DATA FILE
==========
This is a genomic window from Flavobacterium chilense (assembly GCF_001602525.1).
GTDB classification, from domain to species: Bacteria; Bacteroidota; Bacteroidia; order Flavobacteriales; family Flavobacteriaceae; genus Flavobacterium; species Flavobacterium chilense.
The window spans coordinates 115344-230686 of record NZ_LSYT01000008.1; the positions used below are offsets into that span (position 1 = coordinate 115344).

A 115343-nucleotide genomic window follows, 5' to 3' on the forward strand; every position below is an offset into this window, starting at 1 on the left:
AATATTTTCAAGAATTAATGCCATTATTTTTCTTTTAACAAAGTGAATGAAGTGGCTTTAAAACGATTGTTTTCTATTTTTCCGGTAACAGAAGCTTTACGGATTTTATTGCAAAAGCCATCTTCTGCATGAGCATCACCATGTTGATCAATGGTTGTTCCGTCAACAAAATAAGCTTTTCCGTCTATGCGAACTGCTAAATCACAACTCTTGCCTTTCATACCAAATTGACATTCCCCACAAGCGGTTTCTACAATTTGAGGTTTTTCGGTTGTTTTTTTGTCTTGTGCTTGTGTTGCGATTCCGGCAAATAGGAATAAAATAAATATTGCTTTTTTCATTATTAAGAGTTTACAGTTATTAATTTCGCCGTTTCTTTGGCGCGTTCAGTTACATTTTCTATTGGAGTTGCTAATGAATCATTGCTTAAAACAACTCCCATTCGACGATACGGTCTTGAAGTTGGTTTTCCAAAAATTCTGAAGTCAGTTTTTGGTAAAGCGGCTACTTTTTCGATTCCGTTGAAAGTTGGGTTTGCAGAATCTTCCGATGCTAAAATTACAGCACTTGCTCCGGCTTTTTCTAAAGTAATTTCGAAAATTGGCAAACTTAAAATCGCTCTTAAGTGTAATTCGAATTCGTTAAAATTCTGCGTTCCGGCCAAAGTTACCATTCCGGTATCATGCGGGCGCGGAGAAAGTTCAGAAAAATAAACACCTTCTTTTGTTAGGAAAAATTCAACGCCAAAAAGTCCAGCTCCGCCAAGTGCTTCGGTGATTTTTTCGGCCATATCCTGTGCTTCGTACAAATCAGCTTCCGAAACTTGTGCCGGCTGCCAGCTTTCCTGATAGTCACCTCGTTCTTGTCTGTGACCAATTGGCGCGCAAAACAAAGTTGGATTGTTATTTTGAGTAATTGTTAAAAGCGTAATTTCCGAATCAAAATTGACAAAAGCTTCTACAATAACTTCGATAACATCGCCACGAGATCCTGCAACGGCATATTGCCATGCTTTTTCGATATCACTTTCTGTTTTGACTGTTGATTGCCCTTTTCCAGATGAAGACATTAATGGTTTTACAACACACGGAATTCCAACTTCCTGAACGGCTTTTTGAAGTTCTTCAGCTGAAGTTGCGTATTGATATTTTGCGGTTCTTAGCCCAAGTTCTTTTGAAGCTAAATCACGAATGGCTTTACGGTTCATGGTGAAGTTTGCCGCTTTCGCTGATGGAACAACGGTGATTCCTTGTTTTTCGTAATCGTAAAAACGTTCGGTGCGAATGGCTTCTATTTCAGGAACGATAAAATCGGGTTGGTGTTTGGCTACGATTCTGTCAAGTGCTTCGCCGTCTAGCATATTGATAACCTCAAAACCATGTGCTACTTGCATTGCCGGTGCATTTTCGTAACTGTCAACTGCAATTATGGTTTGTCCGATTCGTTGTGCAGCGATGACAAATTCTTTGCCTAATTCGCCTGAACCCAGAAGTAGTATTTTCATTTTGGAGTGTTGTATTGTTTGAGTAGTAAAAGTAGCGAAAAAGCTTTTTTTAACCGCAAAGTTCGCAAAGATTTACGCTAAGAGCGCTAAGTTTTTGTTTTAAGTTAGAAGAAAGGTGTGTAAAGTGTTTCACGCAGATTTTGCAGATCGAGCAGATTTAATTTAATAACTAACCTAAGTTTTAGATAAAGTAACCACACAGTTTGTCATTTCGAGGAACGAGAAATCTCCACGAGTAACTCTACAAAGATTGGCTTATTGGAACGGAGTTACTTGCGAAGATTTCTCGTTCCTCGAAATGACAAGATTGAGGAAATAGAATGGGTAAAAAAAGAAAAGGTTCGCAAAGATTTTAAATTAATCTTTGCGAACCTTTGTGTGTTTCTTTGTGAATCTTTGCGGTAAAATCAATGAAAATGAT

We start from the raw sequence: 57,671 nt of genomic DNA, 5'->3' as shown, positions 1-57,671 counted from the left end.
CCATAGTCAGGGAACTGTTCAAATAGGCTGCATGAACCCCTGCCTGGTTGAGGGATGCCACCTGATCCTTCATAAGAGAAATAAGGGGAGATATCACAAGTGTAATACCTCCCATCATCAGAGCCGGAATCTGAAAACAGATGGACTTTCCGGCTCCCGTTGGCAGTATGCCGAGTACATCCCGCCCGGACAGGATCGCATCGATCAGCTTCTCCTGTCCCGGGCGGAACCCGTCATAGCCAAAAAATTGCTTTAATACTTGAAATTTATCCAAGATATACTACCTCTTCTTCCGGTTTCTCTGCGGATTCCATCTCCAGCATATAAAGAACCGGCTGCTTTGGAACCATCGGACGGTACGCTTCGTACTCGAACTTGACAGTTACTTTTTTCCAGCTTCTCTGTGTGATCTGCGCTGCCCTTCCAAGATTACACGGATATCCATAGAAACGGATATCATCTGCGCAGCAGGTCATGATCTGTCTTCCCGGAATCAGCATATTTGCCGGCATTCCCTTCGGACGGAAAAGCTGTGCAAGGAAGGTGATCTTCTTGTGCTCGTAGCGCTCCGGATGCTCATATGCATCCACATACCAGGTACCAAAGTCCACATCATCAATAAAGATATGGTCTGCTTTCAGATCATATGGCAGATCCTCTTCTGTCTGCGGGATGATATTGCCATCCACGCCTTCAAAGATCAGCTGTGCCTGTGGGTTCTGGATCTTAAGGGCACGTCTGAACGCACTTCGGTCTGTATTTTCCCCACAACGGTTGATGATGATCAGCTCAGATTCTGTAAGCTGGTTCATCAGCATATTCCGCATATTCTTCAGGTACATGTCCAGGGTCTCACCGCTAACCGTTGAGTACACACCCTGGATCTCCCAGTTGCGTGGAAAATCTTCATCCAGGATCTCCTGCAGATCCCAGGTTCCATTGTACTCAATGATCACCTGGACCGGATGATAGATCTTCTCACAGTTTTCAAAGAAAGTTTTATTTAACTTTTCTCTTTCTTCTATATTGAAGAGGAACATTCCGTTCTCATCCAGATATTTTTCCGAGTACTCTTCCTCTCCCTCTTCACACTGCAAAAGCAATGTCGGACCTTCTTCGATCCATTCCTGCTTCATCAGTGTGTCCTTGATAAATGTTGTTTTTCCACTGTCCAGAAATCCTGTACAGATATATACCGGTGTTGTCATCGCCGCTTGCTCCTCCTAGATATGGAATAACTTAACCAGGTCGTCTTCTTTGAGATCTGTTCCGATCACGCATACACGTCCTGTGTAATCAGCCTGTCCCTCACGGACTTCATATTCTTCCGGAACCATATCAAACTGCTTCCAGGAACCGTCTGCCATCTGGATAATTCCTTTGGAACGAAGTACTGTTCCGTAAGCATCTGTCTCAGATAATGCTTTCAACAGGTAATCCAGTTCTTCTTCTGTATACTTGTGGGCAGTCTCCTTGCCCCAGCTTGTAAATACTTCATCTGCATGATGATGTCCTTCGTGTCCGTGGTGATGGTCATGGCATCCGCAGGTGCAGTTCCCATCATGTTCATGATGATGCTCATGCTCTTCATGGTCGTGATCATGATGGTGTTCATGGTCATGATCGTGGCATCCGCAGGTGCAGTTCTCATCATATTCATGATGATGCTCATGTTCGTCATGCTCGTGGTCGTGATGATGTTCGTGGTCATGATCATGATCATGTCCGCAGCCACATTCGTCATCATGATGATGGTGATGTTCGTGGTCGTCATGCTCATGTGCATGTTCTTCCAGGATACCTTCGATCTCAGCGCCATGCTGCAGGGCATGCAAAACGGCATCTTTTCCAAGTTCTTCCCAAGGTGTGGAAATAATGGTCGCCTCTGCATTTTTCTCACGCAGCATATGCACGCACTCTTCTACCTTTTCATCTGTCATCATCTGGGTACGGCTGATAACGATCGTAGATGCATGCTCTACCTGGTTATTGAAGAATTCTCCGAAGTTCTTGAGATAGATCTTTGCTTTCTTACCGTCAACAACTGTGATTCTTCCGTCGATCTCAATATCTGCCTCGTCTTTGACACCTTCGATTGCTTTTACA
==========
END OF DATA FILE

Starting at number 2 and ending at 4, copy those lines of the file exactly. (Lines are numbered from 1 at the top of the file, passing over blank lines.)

GTDB classification, from domain to species: Bacteria; Bacteroidota; Bacteroidia; order Flavobacteriales; family Flavobacteriaceae; genus Flavobacterium; species Flavobacterium chilense.
The window spans coordinates 115344-230686 of record NZ_LSYT01000008.1; the positions used below are offsets into that span (position 1 = coordinate 115344).

A 115343-nucleotide genomic window follows, 5' to 3' on the forward strand; every position below is an offset into this window, starting at 1 on the left: